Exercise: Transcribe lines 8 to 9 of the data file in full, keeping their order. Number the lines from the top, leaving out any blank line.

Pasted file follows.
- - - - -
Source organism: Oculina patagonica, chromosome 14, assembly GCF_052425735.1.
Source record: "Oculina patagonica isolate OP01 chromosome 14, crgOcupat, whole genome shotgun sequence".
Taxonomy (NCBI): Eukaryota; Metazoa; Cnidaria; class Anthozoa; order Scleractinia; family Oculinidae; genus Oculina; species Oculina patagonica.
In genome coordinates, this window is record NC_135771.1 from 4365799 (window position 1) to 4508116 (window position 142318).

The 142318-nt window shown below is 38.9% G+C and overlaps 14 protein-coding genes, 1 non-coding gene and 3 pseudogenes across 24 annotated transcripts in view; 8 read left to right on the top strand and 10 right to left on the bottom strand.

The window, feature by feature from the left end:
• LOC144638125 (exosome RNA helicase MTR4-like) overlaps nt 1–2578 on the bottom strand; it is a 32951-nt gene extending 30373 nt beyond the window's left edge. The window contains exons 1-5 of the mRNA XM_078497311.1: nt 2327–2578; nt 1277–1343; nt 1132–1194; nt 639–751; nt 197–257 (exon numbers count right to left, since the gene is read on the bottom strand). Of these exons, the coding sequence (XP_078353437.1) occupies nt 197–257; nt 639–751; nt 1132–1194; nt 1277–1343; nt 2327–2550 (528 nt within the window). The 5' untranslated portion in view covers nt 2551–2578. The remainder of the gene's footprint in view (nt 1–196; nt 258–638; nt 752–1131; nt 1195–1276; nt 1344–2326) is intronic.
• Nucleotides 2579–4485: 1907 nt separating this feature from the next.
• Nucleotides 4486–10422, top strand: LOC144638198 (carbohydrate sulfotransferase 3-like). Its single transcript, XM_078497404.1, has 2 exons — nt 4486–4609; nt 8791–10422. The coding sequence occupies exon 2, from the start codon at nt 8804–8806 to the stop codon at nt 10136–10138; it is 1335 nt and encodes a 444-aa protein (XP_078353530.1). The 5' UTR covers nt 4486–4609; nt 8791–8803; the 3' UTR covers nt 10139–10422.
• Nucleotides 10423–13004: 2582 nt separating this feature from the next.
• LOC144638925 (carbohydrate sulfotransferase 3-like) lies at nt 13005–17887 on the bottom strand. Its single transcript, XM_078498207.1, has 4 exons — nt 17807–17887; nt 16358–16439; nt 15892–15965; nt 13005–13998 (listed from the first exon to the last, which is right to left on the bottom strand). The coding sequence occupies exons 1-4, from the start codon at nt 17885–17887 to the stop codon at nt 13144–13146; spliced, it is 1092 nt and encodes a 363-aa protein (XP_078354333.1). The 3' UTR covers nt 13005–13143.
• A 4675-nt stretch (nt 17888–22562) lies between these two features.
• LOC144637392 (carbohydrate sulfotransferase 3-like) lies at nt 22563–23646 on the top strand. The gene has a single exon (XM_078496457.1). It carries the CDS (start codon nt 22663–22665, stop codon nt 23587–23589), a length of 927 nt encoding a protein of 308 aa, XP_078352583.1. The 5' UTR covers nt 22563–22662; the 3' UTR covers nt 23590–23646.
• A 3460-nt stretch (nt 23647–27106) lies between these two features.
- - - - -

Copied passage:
• Nucleotides 2579–4485: 1907 nt separating this feature from the next.
• Nucleotides 4486–10422, top strand: LOC144638198 (carbohydrate sulfotransferase 3-like). Its single transcript, XM_078497404.1, has 2 exons — nt 4486–4609; nt 8791–10422. The coding sequence occupies exon 2, from the start codon at nt 8804–8806 to the stop codon at nt 10136–10138; it is 1335 nt and encodes a 444-aa protein (XP_078353530.1). The 5' UTR covers nt 4486–4609; nt 8791–8803; the 3' UTR covers nt 10139–10422.